BATHURST Regional Council is making progress on its Public Art Policy, having successfully carried out more than a dozen activities since it was adopted in 2019.
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The policy was designed to be implemented in multiple stages.
For stage one, council focused on the development of programs and platforms to support a dynamic program of temporary art interventions and opportunities that showcased local artists, told Bathurst stories, provided opportunities for youth and community participation, and developed opportunities for skill building and connection.
A recent report from council's director of Cultural and Community Services, Alan Cattermole, said that the first stage was now complete.
The projects achieved include art installations, exhibitions, murals and workshops.
One of the success stories was the Banha Belong mural at the Kelso Community Hub.
The mural spans two walls and features the words 'Banha Belong', with 'Banha' being Wiradyuri for 'truly'.
The project was a collaboration between Kelso High School, the Bathurst Local Aboriginal Land Council and Bathurst Regional Council.
Local street artist and muralist Sven Rogers led the project, offering up the artistic direction and helping the students to complete the work over four two-hour sessions.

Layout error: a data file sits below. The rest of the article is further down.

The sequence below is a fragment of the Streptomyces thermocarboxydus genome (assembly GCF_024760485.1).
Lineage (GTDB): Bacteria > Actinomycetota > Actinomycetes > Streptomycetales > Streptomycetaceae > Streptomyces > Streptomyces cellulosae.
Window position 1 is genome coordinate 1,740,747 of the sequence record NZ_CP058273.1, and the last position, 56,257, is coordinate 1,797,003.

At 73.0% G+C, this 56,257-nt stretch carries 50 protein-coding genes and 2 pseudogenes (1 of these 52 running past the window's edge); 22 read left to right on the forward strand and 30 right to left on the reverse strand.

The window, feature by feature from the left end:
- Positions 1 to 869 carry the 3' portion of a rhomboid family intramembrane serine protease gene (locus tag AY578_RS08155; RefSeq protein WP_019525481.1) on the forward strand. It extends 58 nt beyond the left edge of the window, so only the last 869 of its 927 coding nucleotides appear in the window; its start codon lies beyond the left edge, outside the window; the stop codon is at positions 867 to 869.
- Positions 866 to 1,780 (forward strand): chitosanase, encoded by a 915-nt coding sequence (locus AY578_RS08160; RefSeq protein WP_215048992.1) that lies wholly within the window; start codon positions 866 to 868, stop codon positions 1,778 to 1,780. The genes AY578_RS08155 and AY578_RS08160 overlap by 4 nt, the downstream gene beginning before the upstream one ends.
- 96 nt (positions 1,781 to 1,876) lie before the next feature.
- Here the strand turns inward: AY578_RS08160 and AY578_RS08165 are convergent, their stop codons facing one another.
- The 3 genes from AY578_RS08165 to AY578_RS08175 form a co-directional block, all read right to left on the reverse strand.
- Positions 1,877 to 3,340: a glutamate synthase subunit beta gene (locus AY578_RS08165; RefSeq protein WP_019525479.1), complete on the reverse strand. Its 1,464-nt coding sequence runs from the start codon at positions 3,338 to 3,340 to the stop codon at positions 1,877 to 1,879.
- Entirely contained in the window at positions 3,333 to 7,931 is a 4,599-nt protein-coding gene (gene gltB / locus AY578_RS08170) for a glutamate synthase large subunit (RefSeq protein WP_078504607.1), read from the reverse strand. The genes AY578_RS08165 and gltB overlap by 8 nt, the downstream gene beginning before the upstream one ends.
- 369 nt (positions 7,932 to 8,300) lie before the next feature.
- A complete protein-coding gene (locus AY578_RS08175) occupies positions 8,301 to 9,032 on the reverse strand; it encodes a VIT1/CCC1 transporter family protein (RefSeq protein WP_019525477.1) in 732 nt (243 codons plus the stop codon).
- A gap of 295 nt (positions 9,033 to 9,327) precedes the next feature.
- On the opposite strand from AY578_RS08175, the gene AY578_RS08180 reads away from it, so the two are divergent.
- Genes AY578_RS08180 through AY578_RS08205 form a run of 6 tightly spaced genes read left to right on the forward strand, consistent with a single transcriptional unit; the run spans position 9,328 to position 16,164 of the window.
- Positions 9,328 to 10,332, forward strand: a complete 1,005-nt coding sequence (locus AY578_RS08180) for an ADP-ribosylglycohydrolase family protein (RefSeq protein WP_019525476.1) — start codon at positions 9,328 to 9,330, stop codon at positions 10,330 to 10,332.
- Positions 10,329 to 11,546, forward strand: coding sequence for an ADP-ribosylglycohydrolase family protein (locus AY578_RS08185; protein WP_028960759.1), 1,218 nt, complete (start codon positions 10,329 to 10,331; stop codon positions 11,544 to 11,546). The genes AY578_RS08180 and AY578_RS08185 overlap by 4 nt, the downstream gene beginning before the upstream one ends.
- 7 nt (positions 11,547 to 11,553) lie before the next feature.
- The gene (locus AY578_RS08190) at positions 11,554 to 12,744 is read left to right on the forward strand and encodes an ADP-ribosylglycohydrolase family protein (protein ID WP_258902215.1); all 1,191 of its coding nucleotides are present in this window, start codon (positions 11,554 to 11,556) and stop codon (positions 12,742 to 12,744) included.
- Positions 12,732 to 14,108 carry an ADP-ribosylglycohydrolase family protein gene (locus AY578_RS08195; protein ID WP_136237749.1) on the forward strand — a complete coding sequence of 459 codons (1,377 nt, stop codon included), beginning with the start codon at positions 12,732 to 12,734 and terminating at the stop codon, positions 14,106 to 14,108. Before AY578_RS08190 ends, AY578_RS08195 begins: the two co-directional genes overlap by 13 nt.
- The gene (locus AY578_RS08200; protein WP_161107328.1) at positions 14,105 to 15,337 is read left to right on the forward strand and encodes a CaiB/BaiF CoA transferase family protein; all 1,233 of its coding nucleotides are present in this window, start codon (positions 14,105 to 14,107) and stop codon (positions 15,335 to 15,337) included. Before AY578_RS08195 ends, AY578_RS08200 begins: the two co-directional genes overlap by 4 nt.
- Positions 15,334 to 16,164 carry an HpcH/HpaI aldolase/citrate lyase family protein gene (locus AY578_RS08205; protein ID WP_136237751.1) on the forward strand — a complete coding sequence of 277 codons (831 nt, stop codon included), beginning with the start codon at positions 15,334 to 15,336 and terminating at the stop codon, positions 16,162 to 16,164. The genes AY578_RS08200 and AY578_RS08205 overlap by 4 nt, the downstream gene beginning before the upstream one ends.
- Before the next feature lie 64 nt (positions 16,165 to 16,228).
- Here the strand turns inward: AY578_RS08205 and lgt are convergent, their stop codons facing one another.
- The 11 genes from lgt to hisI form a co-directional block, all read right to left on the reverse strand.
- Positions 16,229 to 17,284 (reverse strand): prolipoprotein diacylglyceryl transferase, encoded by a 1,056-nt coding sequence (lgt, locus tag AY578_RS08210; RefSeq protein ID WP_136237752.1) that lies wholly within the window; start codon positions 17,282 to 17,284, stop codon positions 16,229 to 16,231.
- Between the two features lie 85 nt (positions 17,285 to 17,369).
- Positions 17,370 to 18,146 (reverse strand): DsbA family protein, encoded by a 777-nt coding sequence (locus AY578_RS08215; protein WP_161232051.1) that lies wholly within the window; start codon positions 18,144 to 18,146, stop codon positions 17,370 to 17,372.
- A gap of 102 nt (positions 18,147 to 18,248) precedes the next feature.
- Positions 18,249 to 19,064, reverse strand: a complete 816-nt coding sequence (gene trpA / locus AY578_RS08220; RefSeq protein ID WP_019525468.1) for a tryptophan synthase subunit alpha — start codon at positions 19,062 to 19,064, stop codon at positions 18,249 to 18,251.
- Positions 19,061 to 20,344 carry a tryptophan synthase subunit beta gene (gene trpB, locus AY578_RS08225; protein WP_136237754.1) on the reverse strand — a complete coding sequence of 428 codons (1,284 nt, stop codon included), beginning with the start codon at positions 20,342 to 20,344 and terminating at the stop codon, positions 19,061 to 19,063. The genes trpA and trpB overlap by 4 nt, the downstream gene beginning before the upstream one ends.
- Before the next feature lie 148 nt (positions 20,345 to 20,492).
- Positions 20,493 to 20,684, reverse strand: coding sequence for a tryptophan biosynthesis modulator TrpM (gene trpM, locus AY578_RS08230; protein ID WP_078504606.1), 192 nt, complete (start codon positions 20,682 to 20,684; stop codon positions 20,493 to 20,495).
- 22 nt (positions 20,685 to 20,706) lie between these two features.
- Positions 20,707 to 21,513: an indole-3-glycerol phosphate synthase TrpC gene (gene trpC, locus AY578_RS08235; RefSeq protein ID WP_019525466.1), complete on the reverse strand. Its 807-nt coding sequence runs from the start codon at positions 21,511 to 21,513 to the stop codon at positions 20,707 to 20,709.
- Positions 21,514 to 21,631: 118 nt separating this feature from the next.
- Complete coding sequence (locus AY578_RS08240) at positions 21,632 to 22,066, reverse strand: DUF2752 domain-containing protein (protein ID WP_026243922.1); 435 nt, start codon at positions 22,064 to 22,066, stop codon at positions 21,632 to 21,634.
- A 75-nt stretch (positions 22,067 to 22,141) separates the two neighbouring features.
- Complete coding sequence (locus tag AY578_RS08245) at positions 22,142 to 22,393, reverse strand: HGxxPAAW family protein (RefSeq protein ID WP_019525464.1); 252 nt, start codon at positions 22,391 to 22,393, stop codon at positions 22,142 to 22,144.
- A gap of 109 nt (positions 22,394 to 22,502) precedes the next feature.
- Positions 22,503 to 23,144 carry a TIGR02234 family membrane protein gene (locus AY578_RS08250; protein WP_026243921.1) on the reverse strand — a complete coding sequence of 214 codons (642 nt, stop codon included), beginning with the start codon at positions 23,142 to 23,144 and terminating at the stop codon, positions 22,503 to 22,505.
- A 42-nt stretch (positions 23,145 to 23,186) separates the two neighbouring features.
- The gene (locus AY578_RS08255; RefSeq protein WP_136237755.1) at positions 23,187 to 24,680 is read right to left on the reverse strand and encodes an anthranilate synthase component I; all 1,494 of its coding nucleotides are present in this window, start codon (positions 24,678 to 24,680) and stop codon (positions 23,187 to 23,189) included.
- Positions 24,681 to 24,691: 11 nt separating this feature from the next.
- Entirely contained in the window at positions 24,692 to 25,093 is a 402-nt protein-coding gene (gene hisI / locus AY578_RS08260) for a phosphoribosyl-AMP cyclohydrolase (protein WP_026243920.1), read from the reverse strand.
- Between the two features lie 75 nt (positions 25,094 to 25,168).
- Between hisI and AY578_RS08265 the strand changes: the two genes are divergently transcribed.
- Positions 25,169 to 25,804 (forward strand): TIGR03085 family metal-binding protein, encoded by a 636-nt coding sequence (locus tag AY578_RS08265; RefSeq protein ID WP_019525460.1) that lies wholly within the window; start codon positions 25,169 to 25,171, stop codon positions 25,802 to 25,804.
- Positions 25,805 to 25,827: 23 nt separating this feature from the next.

During the first three years of the Public Art Policy, council was also able to secure grants to further projects, such as a $13,000 Museums and Galleries NSW Let's Get Digital grant for artist-led youth workshops and public art outcomes.
The next stage for the policy is consolidation, which will build on the work from the stage one and expand to cover both commissioned independent public artwork and consolidate the integration of artwork into the council's capital works program.
Under stage three, known as the on-going stage, council will expand on the groundwork put in place during the first two stages and establish the Public Art Framework as a core council business with a defined budget.
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